First glimpse into the origin and spread of the Asian longhorned tick, Haemaphysalis longicornis, in the United States

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Established populations of Asian longhorned ticks (ALT), Haemaphysalis longicornis, were first identified in the United States (US) in 2017 by sequencing the mitochondrial cytochrome c oxidase subunit I (cox1) ‘barcoding’ locus followed by morphological confirmation. Subsequent investigations detected ALT infestations in 12, mostly eastern, US states. To gain information on the origin and spread of US ALT, we (1) sequenced cox1 from ALT populations across 9 US states and (2) obtained cox1 sequences from potential source populations [China, Japan and Republic of Korea (ROK) as well as Australia, New Zealand and the Kingdom of Tonga (KOT)] both by sequencing and by downloading publicly available sequences in NCBI GenBank. Additionally, we conducted epidemiological investigations of properties near its initial detection locale in Hunterdon County, NJ, as well as a broader risk analysis for importation of ectoparasites into the area. In eastern Asian populations (China/Japan/ROK), we detected 35 cox1 haplotypes that neatly clustered into two clades with known bisexual versus parthenogenetic phenotypes. In Australia/New Zealand/KOT, we detected 10 cox1 haplotypes all falling within the parthenogenetic cluster. In the United States, we detected three differentially distributed cox1 haplotypes from the parthenogenetic cluster, supporting phenotypic evidence that US ALT are parthenogenetic. While none of the source populations examined had all three US cox1 haplotypes, a phylogeographic network analysis supports a northeast Asian source for the US populations. Within the United States, epidemiological investigations indicate ALT can be moved long distances by human transport of animals, such as horses and dogs, with smaller scale movements on wildlife. These results have relevant implications for efforts aimed at minimizing the spread of ALT in the United States and preventing additional exotic tick introductions.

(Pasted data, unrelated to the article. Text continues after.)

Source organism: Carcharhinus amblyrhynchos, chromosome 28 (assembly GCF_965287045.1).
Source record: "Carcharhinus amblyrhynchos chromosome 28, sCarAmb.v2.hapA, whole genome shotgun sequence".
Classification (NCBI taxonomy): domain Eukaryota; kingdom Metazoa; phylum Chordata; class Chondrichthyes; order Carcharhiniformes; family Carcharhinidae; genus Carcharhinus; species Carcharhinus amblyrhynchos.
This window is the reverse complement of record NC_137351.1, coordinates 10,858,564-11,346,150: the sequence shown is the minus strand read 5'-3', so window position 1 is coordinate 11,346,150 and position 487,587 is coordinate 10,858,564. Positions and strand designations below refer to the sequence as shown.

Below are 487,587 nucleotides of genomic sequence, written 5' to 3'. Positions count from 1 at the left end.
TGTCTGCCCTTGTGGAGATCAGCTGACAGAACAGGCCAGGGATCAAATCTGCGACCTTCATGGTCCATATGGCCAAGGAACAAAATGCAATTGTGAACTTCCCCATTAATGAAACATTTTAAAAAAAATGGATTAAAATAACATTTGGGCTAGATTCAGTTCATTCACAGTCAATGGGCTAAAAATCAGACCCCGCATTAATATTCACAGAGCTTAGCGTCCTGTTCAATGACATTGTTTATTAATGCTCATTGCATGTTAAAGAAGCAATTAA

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Zoonoses and Public Health